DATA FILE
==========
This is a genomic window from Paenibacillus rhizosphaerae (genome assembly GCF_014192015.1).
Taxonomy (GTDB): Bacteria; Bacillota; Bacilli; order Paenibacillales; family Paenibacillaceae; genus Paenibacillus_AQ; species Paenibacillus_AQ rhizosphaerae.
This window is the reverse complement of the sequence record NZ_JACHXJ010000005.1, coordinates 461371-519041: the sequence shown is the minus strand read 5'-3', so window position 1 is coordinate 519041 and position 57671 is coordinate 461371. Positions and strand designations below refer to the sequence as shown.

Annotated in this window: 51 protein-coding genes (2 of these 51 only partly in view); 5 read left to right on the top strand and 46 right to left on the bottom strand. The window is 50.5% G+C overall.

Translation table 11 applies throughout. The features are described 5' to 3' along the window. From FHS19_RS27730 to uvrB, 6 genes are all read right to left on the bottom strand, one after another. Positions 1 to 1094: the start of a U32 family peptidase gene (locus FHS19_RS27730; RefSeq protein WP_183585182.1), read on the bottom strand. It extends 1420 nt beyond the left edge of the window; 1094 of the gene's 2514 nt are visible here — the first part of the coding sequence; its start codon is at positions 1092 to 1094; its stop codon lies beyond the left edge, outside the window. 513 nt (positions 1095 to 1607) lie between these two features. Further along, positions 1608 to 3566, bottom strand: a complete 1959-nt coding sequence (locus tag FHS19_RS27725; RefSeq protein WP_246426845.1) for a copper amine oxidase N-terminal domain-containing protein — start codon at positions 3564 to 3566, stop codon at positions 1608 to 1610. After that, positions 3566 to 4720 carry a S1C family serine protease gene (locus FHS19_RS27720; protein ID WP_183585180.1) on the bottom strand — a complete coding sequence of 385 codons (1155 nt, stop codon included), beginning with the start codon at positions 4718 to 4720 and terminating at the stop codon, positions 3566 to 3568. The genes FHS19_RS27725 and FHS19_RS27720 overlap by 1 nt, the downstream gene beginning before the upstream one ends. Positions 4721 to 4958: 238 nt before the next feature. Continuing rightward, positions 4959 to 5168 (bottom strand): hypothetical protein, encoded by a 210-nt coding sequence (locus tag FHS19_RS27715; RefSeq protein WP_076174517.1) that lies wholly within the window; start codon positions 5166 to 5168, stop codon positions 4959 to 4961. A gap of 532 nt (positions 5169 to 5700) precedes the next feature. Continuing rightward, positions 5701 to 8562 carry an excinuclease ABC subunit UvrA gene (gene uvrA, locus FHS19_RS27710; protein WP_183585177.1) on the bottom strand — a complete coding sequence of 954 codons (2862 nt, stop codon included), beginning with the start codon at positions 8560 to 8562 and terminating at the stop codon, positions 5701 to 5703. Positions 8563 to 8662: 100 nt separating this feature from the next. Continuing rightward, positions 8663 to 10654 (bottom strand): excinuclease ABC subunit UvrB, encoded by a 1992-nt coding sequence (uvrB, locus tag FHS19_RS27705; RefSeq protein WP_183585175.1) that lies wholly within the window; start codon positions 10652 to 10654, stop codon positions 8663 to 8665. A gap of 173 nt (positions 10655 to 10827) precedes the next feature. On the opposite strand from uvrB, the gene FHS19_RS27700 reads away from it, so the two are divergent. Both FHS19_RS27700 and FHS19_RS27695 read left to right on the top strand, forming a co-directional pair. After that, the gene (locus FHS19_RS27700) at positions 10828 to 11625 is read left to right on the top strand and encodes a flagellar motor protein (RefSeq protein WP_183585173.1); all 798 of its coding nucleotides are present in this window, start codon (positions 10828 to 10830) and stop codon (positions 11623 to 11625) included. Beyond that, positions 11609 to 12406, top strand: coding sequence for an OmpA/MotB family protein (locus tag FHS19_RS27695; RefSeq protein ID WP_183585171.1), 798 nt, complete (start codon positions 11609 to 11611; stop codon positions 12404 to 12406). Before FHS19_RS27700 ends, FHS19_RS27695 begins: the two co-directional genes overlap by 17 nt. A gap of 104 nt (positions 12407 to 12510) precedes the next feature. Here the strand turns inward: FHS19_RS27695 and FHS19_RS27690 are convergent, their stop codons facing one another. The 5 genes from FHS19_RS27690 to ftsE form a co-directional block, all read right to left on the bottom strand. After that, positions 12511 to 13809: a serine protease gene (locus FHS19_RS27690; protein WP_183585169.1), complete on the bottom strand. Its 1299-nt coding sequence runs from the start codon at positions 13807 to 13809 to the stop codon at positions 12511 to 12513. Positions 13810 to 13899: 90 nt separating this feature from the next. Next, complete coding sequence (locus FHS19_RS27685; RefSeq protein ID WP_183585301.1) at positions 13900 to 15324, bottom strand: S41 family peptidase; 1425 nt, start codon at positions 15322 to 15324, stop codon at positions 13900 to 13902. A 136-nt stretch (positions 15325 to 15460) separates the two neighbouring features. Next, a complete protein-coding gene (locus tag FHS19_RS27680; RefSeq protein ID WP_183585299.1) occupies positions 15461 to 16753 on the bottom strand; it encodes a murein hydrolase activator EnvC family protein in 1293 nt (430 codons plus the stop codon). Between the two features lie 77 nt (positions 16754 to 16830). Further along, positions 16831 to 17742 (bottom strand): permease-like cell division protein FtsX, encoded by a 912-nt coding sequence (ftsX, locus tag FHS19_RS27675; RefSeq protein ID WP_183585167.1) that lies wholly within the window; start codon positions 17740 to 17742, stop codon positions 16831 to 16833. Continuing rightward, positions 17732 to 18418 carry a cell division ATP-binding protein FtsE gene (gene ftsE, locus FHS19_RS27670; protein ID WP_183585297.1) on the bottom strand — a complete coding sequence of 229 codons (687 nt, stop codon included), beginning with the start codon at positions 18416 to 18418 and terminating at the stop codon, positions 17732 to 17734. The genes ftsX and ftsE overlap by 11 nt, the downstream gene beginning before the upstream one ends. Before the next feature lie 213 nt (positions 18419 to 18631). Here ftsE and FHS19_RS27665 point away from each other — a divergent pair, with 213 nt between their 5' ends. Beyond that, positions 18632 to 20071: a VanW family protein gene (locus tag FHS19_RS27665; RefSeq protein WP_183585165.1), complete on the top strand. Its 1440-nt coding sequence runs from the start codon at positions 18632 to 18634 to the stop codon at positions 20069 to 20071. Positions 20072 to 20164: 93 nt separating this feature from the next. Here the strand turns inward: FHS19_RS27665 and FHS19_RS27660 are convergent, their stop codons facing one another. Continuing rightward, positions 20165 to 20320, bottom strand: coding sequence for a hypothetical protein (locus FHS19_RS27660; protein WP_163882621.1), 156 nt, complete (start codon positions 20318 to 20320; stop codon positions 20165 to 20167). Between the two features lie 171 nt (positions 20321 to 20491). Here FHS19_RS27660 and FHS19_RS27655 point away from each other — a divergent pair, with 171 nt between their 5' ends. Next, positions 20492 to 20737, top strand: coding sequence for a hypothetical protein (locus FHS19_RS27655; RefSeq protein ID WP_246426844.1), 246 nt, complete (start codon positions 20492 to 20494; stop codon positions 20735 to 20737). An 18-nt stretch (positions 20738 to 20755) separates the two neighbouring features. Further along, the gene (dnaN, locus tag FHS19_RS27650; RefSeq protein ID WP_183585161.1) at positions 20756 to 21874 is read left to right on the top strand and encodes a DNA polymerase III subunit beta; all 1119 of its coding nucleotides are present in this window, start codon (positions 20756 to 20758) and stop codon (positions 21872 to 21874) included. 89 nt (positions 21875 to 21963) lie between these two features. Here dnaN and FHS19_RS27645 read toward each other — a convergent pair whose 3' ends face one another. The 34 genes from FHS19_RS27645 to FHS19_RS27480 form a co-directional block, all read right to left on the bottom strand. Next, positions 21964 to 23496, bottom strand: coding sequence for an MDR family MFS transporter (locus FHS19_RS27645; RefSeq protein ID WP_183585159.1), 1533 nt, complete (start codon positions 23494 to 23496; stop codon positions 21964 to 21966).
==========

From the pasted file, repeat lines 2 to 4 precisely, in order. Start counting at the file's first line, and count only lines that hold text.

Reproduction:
Taxonomy (GTDB): Bacteria; Bacillota; Bacilli; order Paenibacillales; family Paenibacillaceae; genus Paenibacillus_AQ; species Paenibacillus_AQ rhizosphaerae.
This window is the reverse complement of the sequence record NZ_JACHXJ010000005.1, coordinates 461371-519041: the sequence shown is the minus strand read 5'-3', so window position 1 is coordinate 519041 and position 57671 is coordinate 461371. Positions and strand designations below refer to the sequence as shown.

Annotated in this window: 51 protein-coding genes (2 of these 51 only partly in view); 5 read left to right on the top strand and 46 right to left on the bottom strand. The window is 50.5% G+C overall.